Gerbelmann & Friends http://blog.gerbelmann.de a blog about old Volkswagens and a bloke who refuses to junk them Thu, 28 Oct 2010 18:10:02 +0000 http://wordpress.org/?v=2.8.6 en hourly 1 No Comments Please http://blog.gerbelmann.de/2010/10/no-comments-please/ http://blog.gerbelmann.de/2010/10/no-comments-please/#comments Thu, 28 Oct 2010 18:10:02 +0000 Ermel http://blog.gerbelmann.de/?p=218 This blog is being discontinued. Somewhat.

I’ve had one of my rare episodes of realism. And the outcome is thus:

  • Uncle Gerbelmann’s new owner probably won’t report here.
  • Nor will the Golf’s.
  • The Convertible will be restored. Well, repaired. Someday. But not by me, which means that there will not be much to report about it.
  • The BX just works, and its minor ailments will probably not be worth blogging about.

So, either this becomes a monthly Haubentauchen picture blog, or it joins the ranks of undead blogs. I’ve decided on the latter.

Comments are closed. If you want anything, mail. (But use a meaningful subject line and refrain from HTML mail, lest my spam filter will probably catch you.) There may or may not be updates here in the future, so I advise to switch your RSS feed to weekly checking or so in case you care at all.

Been nice meeting you. Thanks for reading.

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Just a Picture http://blog.gerbelmann.de/2010/09/just-a-picture/ http://blog.gerbelmann.de/2010/09/just-a-picture/#comments Wed, 22 Sep 2010 10:26:49 +0000 Ermel http://blog.gerbelmann.de/?p=208 Just when I prepared to photograph Grisu …

BOOM!

BOOM!

What looks like a giant explosion in the background in fact is one. Approximately five million tons of hydrogen detonated during the 1/125th of a second of exposure time that my camera took to produce this image. Luckily, they did that approximately one hundred and fifty million kilometres away, so both the car and me escaped unharmed.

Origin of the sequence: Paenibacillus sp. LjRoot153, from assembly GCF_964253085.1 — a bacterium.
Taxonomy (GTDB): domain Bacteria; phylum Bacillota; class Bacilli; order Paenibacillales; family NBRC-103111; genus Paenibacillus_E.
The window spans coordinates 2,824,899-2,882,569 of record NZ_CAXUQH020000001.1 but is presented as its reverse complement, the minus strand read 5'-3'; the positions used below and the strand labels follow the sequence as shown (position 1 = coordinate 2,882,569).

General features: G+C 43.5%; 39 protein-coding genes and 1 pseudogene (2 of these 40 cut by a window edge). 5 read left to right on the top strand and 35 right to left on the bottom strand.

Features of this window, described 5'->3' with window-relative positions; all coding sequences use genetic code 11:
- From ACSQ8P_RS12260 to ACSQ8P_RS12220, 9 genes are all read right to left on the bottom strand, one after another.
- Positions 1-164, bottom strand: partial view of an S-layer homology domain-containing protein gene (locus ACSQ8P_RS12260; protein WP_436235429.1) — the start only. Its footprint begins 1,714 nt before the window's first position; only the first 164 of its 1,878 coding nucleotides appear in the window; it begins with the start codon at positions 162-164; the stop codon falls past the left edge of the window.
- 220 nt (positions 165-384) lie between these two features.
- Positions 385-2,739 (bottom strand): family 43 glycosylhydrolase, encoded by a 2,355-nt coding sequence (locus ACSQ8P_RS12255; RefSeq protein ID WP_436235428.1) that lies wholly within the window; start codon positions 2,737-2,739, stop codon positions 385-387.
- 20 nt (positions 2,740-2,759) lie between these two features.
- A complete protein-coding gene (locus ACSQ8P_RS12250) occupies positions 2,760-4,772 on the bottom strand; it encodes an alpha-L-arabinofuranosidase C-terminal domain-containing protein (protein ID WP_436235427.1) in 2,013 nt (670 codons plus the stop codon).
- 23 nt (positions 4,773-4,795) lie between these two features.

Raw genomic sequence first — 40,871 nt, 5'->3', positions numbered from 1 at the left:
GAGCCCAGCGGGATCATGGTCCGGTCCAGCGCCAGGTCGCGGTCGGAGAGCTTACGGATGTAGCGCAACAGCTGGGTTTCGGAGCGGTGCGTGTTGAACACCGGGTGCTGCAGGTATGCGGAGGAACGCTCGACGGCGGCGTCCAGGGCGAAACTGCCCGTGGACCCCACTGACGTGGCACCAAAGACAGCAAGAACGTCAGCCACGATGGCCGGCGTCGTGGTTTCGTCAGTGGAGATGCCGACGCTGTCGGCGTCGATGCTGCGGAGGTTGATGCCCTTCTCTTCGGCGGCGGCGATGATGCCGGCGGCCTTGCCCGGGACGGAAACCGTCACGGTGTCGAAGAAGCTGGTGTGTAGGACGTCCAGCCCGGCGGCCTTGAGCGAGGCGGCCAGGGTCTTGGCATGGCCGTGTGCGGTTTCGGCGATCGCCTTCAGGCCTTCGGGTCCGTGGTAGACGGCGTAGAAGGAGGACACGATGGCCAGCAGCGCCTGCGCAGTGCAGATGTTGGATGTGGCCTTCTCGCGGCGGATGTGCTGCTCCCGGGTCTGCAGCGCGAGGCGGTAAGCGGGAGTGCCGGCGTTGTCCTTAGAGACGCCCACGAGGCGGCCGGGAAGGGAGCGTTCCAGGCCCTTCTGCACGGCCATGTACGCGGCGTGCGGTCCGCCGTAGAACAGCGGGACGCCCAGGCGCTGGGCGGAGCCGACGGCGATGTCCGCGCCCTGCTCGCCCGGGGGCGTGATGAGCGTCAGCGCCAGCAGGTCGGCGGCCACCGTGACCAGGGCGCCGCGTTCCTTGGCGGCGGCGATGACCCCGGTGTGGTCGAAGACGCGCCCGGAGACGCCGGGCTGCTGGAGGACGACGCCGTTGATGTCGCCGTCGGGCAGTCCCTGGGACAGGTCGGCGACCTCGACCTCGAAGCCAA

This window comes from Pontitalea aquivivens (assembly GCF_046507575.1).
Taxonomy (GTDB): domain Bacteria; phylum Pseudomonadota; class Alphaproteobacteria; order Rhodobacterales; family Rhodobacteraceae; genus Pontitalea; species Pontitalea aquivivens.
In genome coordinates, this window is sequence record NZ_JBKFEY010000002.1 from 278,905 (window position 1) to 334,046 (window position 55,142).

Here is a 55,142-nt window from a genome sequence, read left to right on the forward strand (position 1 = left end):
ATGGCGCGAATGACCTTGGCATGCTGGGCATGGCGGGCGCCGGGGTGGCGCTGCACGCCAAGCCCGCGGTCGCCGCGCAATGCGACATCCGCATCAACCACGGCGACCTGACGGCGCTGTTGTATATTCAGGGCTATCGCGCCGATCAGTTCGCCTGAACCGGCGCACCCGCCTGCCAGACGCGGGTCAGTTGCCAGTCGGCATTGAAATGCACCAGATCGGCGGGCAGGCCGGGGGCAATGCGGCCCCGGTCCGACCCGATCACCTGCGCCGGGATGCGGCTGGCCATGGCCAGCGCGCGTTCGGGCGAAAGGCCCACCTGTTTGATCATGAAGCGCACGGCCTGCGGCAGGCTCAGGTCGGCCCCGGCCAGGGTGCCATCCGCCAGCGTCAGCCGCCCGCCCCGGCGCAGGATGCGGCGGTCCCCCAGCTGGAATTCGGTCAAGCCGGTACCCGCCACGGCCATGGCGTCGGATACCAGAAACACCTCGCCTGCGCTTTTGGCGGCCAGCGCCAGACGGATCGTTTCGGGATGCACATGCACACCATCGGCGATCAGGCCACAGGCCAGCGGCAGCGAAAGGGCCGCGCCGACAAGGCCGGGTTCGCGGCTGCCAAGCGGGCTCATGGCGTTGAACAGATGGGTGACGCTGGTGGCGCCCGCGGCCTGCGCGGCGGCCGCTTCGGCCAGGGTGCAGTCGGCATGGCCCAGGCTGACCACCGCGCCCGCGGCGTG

Update: Here’s the image I had meant to take (and subsequently did take, lest I wouldn’t be able to show it to you now):

Mail me for a bigger picture if interested.

Mail me for a bigger picture if interested.

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Haubentauchen Gifhorn September 2010 http://blog.gerbelmann.de/2010/09/haubentauchen-gifhorn-september-2010/ http://blog.gerbelmann.de/2010/09/haubentauchen-gifhorn-september-2010/#comments Wed, 22 Sep 2010 07:54:10 +0000 Ermel http://blog.gerbelmann.de/?p=198 Unlike last month, there were plenty of cars at this month’s Haubentauchen meeting. Most of them were American ones. And many of those were:

The VW Golf of classic cars: Everyone and their brother has one.

The VW Golf of classic cars: Everyone and their brother has one.

Mustangs. Yawn. :-) Seriously: at this very informal and regional three-hour meeting, there were more Mustangs than there were BXes at the annual André Citroën Club meeting last weekend. Figures, huh?

But there were more interesting cars at Haubentauchen, too. Old and less old American ones …

'31 Ford V8 with a Cobra engine, if I remember correctly.

'31 Ford V8 with a Cobra engine, if I remember correctly.

… German ones …

Pre-facelift Passat Type 32. Now that's rare! Oh, and an Opel too, yeah.

Pre-facelift Passat Type 32. Now that's rare! Oh, and an Opel too, yeah.

… well, basically some of everything. Even one little French plastic car.

Note the VW Caddy pickup with matching trailer.

Note the VW Caddy pickup with matching trailer.

And nice people. What’s not to like? I’ll make this a regular calendar item, that’s for certain. Even though Grisu doesn’t really fit in there.

But there was one car there that's even smaller, and also more plastic.

But there was one car there that's even smaller, and also more plastic.

The Convertible, when one day it will be on the road again, will.

It wouldn't even have been the only VW Bug.

It wouldn't even have been the only VW Bug.

More images, as usual, in the photo album at ermel.org. None of them too good, though, because they were all made with my ancient mobile phone. Sorry about that.

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ACC-Meeting Staßfurt http://blog.gerbelmann.de/2010/09/acc-meeting-stasfurt/ http://blog.gerbelmann.de/2010/09/acc-meeting-stasfurt/#comments Tue, 21 Sep 2010 09:50:22 +0000 Ermel http://blog.gerbelmann.de/?p=190 ACC is the André Citroën Club, which I joined on its yearly meeting on the second weekend of September. It took place in Staßfurt (south of Magdeburg) at a beautiful little campsite next to a lake, on what might turn out to be the last true summer’s day of 2010.

Together with the C5, the BX was the most numerous Citroën present. These were most, but not all, of them.